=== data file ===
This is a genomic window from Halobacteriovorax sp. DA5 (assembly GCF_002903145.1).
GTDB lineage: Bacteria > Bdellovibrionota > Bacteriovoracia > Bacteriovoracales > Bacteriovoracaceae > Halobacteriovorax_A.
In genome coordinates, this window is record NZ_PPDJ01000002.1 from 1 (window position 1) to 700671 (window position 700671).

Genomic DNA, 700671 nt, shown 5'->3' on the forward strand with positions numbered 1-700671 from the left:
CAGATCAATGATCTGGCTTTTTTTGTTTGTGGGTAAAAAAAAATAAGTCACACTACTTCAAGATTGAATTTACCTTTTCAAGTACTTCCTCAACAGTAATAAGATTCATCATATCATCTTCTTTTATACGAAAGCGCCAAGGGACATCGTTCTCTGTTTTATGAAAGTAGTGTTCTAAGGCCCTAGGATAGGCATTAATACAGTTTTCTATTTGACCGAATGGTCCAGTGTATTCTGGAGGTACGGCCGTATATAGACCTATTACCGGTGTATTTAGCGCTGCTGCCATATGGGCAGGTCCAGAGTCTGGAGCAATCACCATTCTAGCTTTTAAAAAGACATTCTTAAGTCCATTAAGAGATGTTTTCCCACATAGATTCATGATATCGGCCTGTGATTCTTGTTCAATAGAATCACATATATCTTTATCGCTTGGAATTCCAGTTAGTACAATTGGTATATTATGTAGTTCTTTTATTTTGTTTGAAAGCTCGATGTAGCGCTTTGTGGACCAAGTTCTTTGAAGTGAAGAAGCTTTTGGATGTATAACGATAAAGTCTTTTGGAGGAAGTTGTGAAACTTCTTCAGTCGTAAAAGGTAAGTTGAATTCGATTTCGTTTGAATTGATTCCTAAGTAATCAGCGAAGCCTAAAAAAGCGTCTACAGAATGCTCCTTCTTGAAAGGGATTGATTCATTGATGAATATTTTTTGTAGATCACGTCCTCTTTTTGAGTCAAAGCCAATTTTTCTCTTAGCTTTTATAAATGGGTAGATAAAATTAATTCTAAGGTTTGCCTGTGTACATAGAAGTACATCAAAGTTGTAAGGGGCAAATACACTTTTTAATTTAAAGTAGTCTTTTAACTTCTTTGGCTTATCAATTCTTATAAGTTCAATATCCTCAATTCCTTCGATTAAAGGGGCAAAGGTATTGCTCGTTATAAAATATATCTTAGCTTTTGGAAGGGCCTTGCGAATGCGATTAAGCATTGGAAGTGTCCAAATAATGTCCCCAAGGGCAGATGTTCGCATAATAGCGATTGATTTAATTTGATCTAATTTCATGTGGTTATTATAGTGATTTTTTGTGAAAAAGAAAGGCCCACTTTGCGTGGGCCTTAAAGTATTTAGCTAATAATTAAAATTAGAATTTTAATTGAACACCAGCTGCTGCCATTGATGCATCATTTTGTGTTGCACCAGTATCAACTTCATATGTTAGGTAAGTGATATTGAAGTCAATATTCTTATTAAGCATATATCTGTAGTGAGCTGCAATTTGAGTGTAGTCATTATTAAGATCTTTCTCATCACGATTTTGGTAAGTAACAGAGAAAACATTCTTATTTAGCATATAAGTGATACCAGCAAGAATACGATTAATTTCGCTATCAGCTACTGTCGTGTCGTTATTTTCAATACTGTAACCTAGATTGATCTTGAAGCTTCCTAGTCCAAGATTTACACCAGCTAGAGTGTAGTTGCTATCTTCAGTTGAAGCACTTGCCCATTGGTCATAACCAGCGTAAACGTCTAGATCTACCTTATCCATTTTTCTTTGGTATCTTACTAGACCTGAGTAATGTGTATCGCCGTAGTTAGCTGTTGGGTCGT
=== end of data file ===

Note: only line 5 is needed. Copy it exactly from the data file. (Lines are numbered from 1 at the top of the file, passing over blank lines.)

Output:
CAGATCAATGATCTGGCTTTTTTTGTTTGTGGGTAAAAAAAAATAAGTCACACTACTTCAAGATTGAATTTACCTTTTCAAGTACTTCCTCAACAGTAATAAGATTCATCATATCATCTTCTTTTATACGAAAGCGCCAAGGGACATCGTTCTCTGTTTTATGAAAGTAGTGTTCTAAGGCCCTAGGATAGGCATTAATACAGTTTTCTATTTGACCGAATGGTCCAGTGTATTCTGGAGGTACGGCCGTATATAGACCTATTACCGGTGTATTTAGCGCTGCTGCCATATGGGCAGGTCCAGAGTCTGGAGCAATCACCATTCTAGCTTTTAAAAAGACATTCTTAAGTCCATTAAGAGATGTTTTCCCACATAGATTCATGATATCGGCCTGTGATTCTTGTTCAATAGAATCACATATATCTTTATCGCTTGGAATTCCAGTTAGTACAATTGGTATATTATGTAGTTCTTTTATTTTGTTTGAAAGCTCGATGTAGCGCTTTGTGGACCAAGTTCTTTGAAGTGAAGAAGCTTTTGGATGTATAACGATAAAGTCTTTTGGAGGAAGTTGTGAAACTTCTTCAGTCGTAAAAGGTAAGTTGAATTCGATTTCGTTTGAATTGATTCCTAAGTAATCAGCGAAGCCTAAAAAAGCGTCTACAGAATGCTCCTTCTTGAAAGGGATTGATTCATTGATGAATATTTTTTGTAGATCACGTCCTCTTTTTGAGTCAAAGCCAATTTTTCTCTTAGCTTTTATAAATGGGTAGATAAAATTAATTCTAAGGTTTGCCTGTGTACATAGAAGTACATCAAAGTTGTAAGGGGCAAATACACTTTTTAATTTAAAGTAGTCTTTTAACTTCTTTGGCTTATCAATTCTTATAAGTTCAATATCCTCAATTCCTTCGATTAAAGGGGCAAAGGTATTGCTCGTTATAAAATATATCTTAGCTTTTGGAAGGGCCTTGCGAATGCGATTAAGCATTGGAAGTGTCCAAATAATGTCCCCAAGGGCAGATGTTCGCATAATAGCGATTGATTTAATTTGATCTAATTTCATGTGGTTATTATAGTGATTTTTTGTGAAAAAGAAAGGCCCACTTTGCGTGGGCCTTAAAGTATTTAGCTAATAATTAAAATTAGAATTTTAATTGAACACCAGCTGCTGCCATTGATGCATCATTTTGTGTTGCACCAGTATCAACTTCATATGTTAGGTAAGTGATATTGAAGTCAATATTCTTATTAAGCATATATCTGTAGTGAGCTGCAATTTGAGTGTAGTCATTATTAAGATCTTTCTCATCACGATTTTGGTAAGTAACAGAGAAAACATTCTTATTTAGCATATAAGTGATACCAGCAAGAATACGATTAATTTCGCTATCAGCTACTGTCGTGTCGTTATTTTCAATACTGTAACCTAGATTGATCTTGAAGCTTCCTAGTCCAAGATTTACACCAGCTAGAGTGTAGTTGCTATCTTCAGTTGAAGCACTTGCCCATTGGTCATAACCAGCGTAAACGTCTAGATCTACCTTATCCATTTTTCTTTGGTATCTTACTAGACCTGAGTAATGTGTATCGCCGTAGTTAGCTGTTGGGTCGT